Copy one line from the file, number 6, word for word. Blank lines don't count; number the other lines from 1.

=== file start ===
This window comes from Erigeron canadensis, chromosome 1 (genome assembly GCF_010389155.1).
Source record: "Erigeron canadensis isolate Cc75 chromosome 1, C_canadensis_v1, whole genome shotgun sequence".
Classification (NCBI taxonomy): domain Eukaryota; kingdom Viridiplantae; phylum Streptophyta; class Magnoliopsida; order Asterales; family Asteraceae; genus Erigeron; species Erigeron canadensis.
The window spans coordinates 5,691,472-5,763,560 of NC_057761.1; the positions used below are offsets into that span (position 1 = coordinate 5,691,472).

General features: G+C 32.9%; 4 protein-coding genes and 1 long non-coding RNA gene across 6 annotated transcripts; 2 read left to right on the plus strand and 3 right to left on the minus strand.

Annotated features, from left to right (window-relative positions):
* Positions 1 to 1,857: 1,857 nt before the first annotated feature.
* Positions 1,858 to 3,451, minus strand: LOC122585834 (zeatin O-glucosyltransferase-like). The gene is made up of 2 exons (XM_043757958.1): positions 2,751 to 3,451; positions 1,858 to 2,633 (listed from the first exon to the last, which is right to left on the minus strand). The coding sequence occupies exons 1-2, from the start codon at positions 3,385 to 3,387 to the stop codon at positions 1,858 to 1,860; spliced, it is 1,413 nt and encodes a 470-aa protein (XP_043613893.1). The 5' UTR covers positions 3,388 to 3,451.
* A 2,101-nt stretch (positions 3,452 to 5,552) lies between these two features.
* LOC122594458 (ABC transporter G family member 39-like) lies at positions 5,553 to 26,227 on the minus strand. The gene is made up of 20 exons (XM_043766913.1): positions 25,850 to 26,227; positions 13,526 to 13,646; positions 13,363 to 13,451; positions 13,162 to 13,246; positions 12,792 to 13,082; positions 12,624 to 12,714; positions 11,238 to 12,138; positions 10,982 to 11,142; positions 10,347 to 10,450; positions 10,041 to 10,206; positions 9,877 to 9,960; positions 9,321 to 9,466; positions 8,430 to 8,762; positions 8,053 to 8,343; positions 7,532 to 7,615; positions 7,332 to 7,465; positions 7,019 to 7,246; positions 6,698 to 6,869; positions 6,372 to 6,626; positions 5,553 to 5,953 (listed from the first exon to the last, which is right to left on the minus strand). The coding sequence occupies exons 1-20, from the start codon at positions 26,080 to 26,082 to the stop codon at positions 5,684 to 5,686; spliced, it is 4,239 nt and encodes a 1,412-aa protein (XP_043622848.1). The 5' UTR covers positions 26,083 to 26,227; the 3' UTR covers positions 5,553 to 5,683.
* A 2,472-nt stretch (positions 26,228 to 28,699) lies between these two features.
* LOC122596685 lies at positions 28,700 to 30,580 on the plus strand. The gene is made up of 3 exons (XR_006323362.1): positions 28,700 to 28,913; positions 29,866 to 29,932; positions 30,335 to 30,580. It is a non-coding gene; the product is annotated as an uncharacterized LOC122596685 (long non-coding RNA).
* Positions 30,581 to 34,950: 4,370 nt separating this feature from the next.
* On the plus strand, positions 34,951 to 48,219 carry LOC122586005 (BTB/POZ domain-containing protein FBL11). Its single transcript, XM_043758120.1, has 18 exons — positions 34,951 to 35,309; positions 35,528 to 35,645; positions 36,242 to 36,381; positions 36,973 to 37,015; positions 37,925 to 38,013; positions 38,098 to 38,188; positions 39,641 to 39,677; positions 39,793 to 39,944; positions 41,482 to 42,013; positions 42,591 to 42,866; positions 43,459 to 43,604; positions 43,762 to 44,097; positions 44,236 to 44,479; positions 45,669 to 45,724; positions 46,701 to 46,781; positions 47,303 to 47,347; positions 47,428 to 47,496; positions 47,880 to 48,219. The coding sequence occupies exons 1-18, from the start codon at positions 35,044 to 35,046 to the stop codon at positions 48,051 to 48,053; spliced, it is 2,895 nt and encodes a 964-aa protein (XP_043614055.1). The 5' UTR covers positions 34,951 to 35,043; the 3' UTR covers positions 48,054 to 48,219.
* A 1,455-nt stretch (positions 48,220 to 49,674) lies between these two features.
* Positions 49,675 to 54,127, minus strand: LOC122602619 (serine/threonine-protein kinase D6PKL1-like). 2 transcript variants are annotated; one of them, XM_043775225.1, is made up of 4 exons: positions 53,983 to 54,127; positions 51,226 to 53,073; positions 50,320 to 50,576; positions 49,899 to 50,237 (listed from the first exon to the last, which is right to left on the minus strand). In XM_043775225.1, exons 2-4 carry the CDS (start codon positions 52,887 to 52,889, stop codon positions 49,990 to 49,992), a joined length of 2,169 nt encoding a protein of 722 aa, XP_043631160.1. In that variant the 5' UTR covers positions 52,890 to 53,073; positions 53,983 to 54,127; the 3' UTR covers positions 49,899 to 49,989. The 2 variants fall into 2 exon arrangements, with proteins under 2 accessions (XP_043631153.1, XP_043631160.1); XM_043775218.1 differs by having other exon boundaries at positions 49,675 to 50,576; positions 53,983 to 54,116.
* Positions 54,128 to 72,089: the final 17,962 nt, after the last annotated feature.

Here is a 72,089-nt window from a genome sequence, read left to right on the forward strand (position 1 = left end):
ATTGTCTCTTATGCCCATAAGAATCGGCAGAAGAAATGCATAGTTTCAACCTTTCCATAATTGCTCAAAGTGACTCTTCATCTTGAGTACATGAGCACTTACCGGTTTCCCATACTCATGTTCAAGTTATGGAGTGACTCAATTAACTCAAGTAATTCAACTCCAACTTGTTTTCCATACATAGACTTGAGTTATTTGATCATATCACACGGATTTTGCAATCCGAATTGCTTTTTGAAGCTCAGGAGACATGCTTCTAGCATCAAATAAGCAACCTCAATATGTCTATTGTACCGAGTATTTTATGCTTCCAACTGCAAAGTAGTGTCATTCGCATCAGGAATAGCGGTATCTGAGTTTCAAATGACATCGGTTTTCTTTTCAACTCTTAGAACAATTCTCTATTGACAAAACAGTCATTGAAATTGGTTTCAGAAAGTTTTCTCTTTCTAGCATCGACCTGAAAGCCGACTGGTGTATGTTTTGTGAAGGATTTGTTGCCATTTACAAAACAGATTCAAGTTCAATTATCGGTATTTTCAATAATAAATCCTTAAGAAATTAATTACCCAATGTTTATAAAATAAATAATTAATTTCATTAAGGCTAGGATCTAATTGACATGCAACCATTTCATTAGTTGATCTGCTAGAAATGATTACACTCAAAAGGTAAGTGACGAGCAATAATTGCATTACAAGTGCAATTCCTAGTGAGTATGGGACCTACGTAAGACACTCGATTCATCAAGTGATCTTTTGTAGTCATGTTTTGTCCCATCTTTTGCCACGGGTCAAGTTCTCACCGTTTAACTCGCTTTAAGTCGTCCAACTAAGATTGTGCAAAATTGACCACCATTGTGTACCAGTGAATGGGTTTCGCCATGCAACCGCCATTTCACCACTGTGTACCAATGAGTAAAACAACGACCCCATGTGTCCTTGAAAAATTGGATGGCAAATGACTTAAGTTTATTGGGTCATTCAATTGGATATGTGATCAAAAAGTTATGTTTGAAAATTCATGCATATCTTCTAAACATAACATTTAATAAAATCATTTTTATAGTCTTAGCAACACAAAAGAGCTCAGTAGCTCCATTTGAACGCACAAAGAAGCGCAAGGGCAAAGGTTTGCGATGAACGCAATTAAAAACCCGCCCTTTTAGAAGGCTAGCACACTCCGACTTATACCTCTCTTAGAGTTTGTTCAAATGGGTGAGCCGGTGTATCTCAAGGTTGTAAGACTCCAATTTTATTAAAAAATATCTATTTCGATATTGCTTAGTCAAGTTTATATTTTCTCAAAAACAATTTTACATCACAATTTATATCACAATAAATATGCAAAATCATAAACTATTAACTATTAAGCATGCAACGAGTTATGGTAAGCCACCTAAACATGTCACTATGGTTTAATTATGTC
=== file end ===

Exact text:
Annotated features, from left to right (window-relative positions):